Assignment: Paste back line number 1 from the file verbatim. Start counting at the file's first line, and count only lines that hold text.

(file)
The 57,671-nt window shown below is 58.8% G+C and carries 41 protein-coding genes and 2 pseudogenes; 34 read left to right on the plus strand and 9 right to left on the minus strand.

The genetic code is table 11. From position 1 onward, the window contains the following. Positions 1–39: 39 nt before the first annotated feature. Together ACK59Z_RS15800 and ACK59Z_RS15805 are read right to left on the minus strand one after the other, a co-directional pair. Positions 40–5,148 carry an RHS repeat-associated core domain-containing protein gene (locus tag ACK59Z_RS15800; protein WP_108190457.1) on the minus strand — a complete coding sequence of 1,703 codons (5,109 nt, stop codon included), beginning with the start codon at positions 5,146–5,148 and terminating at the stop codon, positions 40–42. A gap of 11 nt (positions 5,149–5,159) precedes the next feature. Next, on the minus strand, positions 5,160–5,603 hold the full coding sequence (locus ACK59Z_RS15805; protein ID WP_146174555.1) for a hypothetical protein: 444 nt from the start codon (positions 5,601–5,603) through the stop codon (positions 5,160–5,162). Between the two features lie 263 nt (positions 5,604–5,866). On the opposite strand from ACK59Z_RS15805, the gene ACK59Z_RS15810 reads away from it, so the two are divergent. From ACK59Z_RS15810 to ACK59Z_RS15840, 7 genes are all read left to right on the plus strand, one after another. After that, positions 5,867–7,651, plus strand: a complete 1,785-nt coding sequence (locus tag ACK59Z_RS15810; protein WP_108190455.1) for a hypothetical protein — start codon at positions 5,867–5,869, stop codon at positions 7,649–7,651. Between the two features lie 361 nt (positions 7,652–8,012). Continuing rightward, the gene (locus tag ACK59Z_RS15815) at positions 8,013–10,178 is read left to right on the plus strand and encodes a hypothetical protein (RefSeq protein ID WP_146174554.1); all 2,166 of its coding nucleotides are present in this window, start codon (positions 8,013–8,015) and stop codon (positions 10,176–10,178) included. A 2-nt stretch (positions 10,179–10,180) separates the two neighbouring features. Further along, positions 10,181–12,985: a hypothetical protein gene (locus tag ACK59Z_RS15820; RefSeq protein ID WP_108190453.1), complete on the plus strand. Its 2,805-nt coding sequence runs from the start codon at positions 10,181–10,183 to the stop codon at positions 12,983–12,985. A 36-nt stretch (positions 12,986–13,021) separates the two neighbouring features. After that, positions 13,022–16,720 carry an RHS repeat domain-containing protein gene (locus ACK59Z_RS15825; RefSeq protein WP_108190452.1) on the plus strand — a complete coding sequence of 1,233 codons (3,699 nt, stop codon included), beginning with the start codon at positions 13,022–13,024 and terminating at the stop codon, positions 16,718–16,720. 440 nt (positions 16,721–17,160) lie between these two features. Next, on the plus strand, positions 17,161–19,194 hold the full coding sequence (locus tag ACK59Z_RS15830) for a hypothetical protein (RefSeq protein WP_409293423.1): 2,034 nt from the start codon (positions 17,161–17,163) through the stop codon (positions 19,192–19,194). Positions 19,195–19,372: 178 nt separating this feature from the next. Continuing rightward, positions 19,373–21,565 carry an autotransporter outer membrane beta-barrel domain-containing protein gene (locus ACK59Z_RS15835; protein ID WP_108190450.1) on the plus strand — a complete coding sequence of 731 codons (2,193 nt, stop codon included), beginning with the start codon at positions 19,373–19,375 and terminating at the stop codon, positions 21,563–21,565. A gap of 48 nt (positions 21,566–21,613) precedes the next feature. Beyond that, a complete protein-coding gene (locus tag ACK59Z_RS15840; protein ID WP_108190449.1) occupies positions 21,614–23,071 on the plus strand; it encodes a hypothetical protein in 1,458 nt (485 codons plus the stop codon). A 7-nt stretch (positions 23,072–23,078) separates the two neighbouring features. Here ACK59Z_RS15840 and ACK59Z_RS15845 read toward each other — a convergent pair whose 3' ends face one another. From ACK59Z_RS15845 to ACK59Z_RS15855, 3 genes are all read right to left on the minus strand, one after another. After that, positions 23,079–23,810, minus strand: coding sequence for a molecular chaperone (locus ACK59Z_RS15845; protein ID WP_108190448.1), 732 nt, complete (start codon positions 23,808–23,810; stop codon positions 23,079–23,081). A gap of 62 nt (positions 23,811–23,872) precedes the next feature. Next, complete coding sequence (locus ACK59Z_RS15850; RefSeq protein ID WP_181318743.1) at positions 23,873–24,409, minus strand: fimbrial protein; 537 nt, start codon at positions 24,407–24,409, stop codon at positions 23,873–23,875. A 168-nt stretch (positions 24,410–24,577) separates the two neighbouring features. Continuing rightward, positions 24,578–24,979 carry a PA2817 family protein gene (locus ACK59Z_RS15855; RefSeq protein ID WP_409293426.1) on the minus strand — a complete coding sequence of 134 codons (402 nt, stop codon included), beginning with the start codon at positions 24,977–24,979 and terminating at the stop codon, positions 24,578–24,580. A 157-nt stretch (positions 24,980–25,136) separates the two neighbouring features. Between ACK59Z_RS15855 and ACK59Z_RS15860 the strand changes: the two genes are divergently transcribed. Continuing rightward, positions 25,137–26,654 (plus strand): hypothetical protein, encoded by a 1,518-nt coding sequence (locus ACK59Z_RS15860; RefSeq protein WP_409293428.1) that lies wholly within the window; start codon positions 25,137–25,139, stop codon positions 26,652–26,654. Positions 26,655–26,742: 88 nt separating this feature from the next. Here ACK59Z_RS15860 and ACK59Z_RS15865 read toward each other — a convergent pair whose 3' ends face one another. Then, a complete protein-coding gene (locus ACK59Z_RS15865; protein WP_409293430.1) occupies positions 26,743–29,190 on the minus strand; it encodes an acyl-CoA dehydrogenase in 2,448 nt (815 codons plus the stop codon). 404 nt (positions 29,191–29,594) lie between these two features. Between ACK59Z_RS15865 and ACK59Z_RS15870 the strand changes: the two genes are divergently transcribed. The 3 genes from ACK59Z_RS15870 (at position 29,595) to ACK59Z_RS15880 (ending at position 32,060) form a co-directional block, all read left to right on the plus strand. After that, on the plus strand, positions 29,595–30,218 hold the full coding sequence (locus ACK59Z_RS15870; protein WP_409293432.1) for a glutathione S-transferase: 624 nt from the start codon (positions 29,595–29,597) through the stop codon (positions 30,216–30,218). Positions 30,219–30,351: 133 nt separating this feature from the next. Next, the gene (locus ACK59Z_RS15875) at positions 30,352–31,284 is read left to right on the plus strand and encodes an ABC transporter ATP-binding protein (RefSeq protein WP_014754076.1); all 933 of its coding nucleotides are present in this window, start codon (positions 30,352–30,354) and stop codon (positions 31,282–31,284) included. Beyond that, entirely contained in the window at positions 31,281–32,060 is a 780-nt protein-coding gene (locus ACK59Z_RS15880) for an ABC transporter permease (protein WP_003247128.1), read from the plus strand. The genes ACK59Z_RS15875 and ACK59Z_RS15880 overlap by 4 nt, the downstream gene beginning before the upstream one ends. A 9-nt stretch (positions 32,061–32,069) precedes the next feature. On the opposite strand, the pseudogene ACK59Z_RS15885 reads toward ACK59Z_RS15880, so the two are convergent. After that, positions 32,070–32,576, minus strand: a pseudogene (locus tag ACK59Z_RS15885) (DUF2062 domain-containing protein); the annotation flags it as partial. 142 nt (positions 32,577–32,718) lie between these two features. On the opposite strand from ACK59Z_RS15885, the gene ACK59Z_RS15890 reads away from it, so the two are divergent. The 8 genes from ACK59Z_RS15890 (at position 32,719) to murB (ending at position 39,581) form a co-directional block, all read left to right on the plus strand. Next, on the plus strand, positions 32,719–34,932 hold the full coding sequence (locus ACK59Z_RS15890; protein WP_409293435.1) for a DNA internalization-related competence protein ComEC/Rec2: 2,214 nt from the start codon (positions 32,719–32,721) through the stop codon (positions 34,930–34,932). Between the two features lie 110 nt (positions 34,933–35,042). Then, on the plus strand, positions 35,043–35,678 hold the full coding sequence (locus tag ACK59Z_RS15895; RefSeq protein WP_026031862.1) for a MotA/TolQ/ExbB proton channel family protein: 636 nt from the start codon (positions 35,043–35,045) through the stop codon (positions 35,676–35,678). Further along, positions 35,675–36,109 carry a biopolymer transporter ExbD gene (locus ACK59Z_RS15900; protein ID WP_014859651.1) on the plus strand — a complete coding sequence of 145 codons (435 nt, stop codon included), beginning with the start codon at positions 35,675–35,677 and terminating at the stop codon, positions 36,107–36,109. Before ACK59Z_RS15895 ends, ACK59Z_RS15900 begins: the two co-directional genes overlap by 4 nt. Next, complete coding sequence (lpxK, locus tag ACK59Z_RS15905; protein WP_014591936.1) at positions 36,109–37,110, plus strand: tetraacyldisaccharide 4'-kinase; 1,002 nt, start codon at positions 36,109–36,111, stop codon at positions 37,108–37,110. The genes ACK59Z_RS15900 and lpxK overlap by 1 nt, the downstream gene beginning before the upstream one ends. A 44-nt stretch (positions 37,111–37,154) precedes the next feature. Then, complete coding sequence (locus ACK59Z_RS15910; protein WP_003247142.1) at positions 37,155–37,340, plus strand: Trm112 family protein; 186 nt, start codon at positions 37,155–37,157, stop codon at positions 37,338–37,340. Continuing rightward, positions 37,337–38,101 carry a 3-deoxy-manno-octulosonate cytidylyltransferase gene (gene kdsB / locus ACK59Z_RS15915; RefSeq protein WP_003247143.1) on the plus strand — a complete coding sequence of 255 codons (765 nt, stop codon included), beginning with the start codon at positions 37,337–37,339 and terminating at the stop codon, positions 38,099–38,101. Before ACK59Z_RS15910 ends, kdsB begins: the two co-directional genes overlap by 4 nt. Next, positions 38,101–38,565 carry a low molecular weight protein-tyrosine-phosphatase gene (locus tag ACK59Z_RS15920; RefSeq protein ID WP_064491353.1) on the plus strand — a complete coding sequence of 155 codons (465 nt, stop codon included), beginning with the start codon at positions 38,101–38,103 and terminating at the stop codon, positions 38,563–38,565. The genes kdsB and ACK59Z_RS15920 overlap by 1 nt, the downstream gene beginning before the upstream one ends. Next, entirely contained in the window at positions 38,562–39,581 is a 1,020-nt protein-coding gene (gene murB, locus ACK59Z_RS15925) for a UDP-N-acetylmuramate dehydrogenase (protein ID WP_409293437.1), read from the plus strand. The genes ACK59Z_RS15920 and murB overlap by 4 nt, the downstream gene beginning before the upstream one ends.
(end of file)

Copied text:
The 57,671-nt window shown below is 58.8% G+C and carries 41 protein-coding genes and 2 pseudogenes; 34 read left to right on the plus strand and 9 right to left on the minus strand.